Gartner analysts at the analysts’ IT Expo in Las Vegas presented contradictory views on whether IT departments should exert centralised control over their organisation’s infrastructure.
The control exerted by IT departments has expanded as enterprise-wide initiatives such as datacentre consolidations, virtualisation and data integration have taken technology control away from business units. But conflict continues over the limits of that type of centralised management, according to IT managers and analysts at the event.
Colleen Young, a Gartner analyst, argued for strong centralised control at the forum here. Allowing research and development organisations to make all their own IT decisions, for instance, is just as much a mistake as letting business units go their own way on technology purchases, she said.
"It will become very clear, very, very quickly that they lack managerial expertise," said Young, of researchers, warning they may lock their businesses into poor deals and technologies.
Kristian Steenstrup, a Gartner analyst who took an opposing view in a debate with Young, said centralised control for IT departments is an impossible goal to achieve.
"There is a lot of technology in your organisation ... that will be outside your control," said Steenstrup.
He cited examples of technologies that will be outside of IT control, including technologies used by engineers, SCADA (Supervisory Control And Data Acquisition) systems, consumer technologies that are also used at work, and even the concept of cloud computing, which gives users access to services outside the company network.
An IT manager in an engineering research group at a manufacturer she asked not be named, said her company uses a decentralised approach. Currently her organisation isn't part of corporate IT; this approach is under reconsideration, and she is worried about the impact of centralisation.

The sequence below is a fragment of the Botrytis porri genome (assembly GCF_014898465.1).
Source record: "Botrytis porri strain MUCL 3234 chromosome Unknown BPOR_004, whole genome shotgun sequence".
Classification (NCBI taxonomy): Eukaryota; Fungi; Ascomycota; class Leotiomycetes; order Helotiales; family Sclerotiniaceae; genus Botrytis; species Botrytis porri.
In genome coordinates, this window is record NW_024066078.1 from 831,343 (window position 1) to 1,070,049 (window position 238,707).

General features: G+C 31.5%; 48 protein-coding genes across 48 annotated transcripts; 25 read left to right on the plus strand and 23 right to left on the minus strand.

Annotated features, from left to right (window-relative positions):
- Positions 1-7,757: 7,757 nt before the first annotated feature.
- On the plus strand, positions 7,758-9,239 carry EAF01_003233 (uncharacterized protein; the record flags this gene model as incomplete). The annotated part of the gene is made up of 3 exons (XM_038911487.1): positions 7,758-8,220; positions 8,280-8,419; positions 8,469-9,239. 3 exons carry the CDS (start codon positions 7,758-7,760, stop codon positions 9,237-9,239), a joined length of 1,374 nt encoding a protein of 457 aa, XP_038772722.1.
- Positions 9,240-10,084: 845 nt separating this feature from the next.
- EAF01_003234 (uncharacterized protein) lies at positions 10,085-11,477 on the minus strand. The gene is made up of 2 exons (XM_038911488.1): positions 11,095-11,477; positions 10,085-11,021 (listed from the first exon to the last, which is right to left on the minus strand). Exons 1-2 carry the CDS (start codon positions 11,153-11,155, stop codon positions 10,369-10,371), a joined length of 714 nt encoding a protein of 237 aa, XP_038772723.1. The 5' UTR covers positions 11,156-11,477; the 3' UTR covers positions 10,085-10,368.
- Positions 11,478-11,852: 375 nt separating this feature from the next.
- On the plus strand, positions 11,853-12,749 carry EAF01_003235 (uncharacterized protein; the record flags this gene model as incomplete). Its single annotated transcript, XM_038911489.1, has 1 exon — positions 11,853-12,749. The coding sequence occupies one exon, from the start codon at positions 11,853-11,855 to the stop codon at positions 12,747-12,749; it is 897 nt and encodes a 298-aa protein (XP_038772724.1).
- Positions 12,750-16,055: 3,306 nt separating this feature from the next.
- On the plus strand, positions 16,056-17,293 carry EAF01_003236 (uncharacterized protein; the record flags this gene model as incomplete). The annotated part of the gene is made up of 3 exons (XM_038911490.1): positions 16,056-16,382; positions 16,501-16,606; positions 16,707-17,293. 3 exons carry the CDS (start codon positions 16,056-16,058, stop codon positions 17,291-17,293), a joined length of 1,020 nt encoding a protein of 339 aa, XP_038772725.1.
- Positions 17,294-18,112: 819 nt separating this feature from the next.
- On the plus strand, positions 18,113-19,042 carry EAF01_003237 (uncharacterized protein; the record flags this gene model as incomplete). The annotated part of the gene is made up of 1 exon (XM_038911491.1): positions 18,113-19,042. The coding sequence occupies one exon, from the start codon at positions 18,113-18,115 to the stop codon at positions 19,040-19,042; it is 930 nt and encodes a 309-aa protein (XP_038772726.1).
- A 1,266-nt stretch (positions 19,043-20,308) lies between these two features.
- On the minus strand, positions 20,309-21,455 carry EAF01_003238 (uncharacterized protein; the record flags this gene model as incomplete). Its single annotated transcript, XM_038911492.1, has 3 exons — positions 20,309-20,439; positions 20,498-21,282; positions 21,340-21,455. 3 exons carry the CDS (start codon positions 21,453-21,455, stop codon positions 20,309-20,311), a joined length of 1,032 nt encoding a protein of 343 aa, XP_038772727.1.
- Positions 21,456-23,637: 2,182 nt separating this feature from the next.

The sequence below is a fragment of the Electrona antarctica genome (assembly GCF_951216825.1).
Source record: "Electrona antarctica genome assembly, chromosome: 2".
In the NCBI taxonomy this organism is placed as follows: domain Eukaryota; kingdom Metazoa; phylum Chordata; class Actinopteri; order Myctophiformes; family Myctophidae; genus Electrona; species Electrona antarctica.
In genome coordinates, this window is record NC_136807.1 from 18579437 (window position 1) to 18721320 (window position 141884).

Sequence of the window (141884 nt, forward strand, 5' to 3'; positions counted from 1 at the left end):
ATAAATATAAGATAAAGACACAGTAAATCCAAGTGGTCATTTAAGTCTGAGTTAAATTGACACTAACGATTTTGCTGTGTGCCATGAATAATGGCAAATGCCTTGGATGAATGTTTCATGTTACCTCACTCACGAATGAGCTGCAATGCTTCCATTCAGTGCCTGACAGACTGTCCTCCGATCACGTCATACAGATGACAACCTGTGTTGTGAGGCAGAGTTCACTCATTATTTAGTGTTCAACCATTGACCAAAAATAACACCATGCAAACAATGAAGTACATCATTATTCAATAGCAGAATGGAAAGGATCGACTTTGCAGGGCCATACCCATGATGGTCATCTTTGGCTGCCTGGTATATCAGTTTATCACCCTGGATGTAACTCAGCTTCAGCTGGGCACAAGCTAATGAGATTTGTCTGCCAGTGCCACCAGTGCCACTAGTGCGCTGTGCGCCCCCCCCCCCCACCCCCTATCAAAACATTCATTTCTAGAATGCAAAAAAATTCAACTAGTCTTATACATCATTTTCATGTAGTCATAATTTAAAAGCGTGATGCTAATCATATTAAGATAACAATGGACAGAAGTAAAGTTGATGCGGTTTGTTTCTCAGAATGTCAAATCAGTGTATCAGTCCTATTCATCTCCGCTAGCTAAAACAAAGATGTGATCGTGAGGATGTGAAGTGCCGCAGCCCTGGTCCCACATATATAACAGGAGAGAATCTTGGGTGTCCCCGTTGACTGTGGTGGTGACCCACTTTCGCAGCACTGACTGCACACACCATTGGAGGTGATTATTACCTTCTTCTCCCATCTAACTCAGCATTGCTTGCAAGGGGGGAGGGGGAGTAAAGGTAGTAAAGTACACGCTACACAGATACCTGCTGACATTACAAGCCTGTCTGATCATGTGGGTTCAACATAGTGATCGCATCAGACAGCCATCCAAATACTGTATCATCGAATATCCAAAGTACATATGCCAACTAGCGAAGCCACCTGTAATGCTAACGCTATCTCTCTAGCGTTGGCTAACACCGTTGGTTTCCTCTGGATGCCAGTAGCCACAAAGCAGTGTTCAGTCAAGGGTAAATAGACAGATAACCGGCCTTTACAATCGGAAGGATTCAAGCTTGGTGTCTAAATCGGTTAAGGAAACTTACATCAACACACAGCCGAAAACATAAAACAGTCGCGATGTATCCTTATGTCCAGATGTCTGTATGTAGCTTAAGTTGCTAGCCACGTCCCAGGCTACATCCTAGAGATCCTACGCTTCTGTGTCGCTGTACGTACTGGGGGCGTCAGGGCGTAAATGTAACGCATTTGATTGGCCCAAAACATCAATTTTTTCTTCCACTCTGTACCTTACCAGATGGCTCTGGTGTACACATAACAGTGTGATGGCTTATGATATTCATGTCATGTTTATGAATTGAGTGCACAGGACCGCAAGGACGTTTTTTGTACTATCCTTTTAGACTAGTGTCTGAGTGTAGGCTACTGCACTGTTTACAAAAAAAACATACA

"If we get wrapped up into the whole corporate IT [department], the needs of engineering get missed, because what a marketing person needs is not what engineering needs," she said. What could be lost is "the ability of engineers to innovate," she said.
An IT manager at a retailer said hjis organisation took a middle position. His company recently moved control of its cell phone and mobile devices back into the IT department.
The firm had turned over management of these devices to the purchasing department, which allowed employees to "buy everything and anything" when it came PDA or cell phones. As a consequence, the IT department, was getting requests for e-mail access on mobile platforms it didn't support.
A general rule on deciding what to control and what not to control is based on whether the technology uses the corporate network. If engineering, for instance, is using an advance technology that requires no internal development and is dependent on the vendor, the retail IT manager said, he will leave those standalone systems to that department. "We really don't want to grab them unless we have to," he said.
Diane Morello, a Gartner analyst, said IT is best off focusing on creating a few standards, particularly for consumer devices, to allow flexibility.
"It's about creating the framework for coordinating freedom without imposing lockdown control," said Morello.
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